• Alabama (Lean R): The incumbent Doug Jones (D) has raised nearly four times as much and has more than four times the cash than his opponent Tommy Tuberville. Tuberville has had more IEs to help him, with there being almost none so far for Jones. The state normally leans strongly Republican.
  • Alaska (Lean R): Independent candidate Al Gross has raised more money than the incumbent Dan Sullivan (R), has more cash on hand, and has benefited much more from IEs.
  • Arizona (Lean D): The challenger, Mark Kelly (D), retains his advantage over the incumbent Martha McSally in funds raised and cash. McSally benefits from a slight edge in IEs. 
  • Colorado (Lean D): Former Gov. John Hickenlooper (D) has raised more and has slightly more cash on hand than the incumbent, Cory Gardner (R). More of the IEs have favored Gardner.
  • Georgia, regular election (Toss-up): Challenger Jon Osoff (D) has raised more than incumbent David Perdue (R) but the two are about even in cash on hand. IEs favor Perdue by $49 million to $19 million.
  • Georgia, special election (Toss-up): The incumbent Kelly Loeffler has raised more than her Democratic challenger, Raphael Warnock (D) but Warnock has slightly more cash on hand than Loeffler. The IEs favor Loeffler by a large margin. Recent polls suggest that Warnock may have moved into a slight lead in a three-way race that also involves Rep. Doug Collins (R). However, the polls also show him currently to be well below the 50% needed to avoid a runoff election, and whichever Republican makes it to the runoff could well benefit from their co-partisans who supported the one who placed third in November.
  • Iowa (Toss-up): Challenger Theresa Greenfield (D) has a significant advantage over incumbent Joni Ernst (R) in fundraising and cash with a slight edge in the very high level of IEs on both sides.
  • Kansas (Lean R): The Democratic candidate, Barbara Bollier, has raised more money and has more cash on hand than her opponent, Roger Marshall, in this open seat race, but Marshall benefits from more than twice as much spent on IEs.
  • Maine (Toss-up): State House Speaker Sara Gideon (D) has raised more than twice as much as the incumbent Susan Collins (R) and has more than three times the cash on hand. IEs are running about even.
  • Michigan (Lean D): The incumbent Gary Peters (D) and challenger John James (R) have each raised roughly equivalent amounts, with James having twice as much cash on hand. The IEs on both sides have been nearly identical.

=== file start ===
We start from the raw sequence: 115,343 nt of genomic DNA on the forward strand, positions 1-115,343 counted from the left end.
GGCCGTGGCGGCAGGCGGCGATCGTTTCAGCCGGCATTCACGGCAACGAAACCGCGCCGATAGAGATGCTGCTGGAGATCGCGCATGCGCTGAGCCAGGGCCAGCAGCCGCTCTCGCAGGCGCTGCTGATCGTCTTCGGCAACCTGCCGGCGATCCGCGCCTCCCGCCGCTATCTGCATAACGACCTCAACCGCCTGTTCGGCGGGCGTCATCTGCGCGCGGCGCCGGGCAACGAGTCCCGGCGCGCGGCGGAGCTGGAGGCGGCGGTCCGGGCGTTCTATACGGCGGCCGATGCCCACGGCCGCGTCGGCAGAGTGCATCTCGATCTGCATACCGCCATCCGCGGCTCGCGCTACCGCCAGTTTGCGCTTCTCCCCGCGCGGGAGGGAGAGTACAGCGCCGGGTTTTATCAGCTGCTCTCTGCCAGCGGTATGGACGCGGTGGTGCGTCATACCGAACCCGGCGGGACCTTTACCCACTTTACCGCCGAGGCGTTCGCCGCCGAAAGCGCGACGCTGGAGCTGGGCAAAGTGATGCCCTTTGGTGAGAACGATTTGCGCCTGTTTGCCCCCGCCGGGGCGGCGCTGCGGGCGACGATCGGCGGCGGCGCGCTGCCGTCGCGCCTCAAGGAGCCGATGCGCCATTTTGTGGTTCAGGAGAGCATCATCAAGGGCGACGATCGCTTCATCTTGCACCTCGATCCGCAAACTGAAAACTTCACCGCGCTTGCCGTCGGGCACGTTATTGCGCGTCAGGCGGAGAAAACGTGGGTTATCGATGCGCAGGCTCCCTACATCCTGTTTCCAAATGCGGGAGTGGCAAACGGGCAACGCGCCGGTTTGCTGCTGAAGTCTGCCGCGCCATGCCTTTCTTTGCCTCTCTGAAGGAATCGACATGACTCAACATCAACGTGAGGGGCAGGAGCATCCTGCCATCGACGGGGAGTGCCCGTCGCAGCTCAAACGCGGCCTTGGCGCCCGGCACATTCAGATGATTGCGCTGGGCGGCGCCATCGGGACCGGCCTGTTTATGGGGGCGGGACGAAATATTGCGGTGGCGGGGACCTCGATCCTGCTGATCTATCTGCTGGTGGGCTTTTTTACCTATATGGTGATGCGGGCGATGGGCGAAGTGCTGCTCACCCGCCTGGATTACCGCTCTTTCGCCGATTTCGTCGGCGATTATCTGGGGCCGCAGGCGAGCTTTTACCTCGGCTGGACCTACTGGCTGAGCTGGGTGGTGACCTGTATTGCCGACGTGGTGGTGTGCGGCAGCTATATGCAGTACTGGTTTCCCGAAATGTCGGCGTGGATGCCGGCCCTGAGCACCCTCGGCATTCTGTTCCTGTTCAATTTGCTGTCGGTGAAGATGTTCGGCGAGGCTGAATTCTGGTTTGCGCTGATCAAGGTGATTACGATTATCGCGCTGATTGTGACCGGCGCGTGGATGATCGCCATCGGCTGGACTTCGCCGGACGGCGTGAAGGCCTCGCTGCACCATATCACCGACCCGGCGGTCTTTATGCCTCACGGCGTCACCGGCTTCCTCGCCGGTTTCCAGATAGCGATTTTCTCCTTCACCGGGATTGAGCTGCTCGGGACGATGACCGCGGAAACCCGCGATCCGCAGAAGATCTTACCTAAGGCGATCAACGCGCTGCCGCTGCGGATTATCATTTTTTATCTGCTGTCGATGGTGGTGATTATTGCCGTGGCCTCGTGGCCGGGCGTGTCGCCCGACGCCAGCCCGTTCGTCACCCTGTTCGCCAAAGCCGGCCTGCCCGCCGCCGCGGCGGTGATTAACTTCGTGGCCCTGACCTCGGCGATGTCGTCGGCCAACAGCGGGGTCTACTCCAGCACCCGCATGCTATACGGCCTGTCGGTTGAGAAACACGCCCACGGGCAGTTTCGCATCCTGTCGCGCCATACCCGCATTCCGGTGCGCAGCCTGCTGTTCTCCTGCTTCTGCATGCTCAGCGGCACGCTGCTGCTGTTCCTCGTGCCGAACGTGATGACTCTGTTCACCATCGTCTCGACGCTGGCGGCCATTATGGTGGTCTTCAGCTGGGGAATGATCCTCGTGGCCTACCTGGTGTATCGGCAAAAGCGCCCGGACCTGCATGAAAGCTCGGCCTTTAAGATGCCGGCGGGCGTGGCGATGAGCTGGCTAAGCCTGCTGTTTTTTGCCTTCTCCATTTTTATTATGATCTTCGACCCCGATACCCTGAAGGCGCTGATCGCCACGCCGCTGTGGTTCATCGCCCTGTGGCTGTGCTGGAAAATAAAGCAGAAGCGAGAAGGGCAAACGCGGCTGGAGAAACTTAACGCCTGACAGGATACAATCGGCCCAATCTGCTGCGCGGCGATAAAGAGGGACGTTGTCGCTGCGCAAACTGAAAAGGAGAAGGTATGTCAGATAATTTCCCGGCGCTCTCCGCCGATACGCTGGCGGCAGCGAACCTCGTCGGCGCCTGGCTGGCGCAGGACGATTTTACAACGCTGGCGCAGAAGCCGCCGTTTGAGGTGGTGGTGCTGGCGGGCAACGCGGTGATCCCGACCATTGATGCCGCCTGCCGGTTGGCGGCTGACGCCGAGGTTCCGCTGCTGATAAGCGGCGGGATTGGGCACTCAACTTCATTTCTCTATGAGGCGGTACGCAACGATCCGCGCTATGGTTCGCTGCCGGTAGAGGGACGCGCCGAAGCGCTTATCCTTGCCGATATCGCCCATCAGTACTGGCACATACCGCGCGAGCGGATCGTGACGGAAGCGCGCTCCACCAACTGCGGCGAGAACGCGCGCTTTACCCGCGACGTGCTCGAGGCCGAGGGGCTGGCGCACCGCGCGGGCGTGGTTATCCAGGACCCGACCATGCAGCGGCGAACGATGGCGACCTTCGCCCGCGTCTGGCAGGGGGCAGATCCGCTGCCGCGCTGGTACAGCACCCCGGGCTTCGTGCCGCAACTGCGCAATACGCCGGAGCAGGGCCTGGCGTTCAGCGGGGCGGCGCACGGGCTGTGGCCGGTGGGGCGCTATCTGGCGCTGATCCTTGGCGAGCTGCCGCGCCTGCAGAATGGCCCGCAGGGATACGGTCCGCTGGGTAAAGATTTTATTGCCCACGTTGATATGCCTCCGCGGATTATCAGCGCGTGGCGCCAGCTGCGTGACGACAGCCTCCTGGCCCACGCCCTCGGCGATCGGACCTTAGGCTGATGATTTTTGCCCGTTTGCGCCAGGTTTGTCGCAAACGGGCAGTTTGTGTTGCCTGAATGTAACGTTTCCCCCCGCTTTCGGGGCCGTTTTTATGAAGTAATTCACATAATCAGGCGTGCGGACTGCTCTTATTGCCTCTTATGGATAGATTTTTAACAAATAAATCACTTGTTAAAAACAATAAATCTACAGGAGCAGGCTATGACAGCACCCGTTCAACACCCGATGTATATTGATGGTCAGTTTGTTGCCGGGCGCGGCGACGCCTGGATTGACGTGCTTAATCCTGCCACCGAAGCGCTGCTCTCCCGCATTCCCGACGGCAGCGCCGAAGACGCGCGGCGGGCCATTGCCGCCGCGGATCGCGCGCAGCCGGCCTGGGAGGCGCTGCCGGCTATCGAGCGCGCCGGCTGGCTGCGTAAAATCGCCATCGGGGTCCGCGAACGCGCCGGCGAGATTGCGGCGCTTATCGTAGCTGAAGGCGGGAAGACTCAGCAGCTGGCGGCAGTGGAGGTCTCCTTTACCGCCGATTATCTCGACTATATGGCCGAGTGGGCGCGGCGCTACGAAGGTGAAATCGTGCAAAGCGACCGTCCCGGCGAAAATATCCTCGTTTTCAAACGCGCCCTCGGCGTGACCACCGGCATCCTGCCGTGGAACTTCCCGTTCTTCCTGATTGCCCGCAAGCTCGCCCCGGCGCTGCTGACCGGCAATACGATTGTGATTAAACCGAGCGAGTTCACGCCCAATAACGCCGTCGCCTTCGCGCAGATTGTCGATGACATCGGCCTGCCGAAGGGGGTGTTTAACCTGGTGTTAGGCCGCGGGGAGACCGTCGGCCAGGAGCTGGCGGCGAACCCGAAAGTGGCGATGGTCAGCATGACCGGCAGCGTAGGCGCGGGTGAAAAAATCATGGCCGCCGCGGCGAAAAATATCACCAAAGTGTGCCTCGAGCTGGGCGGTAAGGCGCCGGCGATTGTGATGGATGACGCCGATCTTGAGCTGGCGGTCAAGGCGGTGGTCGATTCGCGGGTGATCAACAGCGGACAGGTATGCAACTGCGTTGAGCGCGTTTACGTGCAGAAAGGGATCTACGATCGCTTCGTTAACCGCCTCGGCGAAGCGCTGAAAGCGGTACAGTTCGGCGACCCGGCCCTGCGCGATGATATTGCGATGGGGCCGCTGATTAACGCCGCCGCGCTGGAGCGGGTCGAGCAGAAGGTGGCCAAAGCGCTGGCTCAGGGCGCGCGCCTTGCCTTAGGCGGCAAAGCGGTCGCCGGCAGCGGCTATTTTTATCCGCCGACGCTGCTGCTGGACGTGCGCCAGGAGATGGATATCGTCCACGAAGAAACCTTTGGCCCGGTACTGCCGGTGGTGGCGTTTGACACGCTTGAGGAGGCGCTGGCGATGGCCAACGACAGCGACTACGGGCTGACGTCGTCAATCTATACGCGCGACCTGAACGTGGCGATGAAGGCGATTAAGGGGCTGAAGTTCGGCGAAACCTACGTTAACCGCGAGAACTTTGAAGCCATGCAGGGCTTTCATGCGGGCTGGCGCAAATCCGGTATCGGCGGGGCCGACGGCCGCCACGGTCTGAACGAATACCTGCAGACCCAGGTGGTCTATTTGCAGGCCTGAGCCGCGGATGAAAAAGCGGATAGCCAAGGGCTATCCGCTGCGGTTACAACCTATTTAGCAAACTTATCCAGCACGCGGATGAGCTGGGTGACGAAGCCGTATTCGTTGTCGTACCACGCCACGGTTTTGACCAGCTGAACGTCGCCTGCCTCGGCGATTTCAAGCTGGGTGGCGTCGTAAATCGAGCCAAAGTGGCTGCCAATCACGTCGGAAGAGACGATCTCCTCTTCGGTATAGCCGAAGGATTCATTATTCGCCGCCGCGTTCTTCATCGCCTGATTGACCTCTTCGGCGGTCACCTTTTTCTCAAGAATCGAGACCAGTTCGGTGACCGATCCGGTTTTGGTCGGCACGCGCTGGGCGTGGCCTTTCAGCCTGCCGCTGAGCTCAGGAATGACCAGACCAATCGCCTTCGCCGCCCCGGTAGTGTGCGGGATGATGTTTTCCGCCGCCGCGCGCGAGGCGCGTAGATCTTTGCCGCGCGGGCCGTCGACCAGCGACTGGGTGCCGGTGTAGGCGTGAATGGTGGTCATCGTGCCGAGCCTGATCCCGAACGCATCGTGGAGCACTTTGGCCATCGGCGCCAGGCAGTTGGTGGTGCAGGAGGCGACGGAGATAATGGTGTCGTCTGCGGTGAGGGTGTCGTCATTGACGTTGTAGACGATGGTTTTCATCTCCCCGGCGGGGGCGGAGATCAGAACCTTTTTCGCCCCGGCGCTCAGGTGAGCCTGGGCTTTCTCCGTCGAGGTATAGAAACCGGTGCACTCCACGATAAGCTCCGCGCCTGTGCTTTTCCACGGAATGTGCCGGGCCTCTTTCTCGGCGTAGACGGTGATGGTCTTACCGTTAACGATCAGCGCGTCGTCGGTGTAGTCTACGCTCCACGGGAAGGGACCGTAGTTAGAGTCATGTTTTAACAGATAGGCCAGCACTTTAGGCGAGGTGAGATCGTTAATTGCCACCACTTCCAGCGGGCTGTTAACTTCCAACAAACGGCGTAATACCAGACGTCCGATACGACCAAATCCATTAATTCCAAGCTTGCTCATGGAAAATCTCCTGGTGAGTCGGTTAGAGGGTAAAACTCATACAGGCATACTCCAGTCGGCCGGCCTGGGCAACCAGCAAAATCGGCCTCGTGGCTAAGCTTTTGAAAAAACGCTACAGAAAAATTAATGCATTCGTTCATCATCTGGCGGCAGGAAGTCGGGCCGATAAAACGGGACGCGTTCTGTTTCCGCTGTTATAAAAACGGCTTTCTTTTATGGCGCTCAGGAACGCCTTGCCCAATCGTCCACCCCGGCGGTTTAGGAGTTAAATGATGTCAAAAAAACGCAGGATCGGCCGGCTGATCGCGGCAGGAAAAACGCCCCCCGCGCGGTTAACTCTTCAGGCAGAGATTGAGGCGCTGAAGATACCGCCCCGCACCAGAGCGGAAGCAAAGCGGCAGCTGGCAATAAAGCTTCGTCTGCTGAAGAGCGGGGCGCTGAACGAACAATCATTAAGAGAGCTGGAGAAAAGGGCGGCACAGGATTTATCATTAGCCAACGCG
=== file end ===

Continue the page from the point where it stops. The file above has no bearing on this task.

• Montana (Toss-up): Gov. Steve Bullock (D) has raised more than the incumbent Steve Daines (R) but Daines has more cash on hand. The IEs, high on both sides, favor Bullock by a small amount.
  • North Carolina (Toss-up): The challenger, Cal Cunningham (D), has raised more than incumbent Thom Tillis (R) but Tillis has more cash on hand. The record-setting and evenly balanced level of IEs far outstrip the amount raised by the candidates through September 30.
  • South Carolina (Toss-up): As noted, challenger Jaime Harrison (D) raised a record amount of money during the third quarter but spent it and has less cash on hand than the incumbent, Lindsey Graham (R). The relatively balanced amount of spending on IEs so far has not been as high as in some other states.
  • Texas (Lean R): Incumbent Sen. John Cornyn (R) and challenger Mary Hegar have raised roughly the same amount for the full cycle so far, but Hegar raised nearly twice as much in the third quarter. The two candidates are about equal in their cash positions. Cornyn has benefited from nearly four times as much in IEs.

The Campaign Finance Institute is a division of the nonprofit, nonpartisan National Institute on Money in Politics, which collects and analyzes campaign contribution information on state and federal candidates, political party committees, and ballot committees. Its free, searchable database of contributions is online at FollowTheMoney.org